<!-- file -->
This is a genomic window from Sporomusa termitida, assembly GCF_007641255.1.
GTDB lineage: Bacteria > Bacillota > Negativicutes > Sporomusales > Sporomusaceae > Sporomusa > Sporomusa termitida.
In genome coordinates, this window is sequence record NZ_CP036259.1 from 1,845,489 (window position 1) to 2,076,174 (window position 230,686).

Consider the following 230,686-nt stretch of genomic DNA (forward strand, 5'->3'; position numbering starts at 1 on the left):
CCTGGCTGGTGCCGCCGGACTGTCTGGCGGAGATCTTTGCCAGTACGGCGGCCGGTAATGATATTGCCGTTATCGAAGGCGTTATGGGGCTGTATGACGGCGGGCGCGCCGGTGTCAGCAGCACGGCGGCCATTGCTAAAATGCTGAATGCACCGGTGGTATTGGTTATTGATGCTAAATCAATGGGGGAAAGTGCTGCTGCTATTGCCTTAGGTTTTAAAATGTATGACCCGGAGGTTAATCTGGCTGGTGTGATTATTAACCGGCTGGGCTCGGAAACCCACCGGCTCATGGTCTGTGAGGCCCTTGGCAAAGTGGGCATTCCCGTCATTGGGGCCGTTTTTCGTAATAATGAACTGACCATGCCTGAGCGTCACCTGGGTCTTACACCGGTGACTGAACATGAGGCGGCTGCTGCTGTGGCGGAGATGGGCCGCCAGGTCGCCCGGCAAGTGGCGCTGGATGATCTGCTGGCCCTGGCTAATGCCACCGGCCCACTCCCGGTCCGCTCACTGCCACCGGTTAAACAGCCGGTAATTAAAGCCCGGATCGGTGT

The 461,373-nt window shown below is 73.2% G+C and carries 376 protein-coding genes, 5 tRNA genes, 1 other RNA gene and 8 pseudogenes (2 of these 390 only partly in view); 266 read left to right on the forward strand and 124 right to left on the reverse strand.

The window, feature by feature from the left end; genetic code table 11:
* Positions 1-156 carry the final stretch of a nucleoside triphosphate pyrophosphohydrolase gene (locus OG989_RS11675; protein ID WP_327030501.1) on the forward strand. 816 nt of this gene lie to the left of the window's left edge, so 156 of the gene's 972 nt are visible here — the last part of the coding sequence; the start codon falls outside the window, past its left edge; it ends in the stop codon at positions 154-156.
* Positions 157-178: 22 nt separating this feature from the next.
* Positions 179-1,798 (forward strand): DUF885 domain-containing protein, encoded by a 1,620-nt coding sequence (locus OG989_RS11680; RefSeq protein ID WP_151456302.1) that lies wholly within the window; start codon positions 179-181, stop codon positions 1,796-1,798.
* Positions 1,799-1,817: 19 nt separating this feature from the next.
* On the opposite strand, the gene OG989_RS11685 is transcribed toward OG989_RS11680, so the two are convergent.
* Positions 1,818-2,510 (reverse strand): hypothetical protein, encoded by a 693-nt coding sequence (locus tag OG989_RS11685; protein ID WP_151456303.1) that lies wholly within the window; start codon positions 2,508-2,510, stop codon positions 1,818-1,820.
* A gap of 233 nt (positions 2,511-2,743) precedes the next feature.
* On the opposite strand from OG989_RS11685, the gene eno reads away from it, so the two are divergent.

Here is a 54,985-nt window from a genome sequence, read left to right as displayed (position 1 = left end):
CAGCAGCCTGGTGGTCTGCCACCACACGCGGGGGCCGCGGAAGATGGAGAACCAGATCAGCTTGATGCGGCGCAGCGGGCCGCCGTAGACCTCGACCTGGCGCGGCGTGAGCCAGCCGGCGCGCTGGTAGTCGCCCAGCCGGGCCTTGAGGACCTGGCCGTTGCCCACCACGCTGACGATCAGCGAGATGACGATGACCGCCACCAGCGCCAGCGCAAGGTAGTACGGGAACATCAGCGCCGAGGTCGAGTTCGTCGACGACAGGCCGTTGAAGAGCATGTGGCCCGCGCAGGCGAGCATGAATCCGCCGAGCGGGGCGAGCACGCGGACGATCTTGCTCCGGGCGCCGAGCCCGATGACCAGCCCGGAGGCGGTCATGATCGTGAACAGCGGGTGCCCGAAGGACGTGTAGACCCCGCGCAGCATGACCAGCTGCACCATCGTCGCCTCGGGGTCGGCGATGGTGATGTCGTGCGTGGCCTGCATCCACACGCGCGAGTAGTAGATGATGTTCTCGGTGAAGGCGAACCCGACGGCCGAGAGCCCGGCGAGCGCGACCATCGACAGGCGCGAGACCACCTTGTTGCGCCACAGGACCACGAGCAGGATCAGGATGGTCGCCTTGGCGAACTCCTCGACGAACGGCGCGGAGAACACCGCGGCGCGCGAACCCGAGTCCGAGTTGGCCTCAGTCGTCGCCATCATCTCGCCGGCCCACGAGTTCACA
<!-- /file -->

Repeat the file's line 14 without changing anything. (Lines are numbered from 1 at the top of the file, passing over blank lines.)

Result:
* A gap of 233 nt (positions 2,511-2,743) precedes the next feature.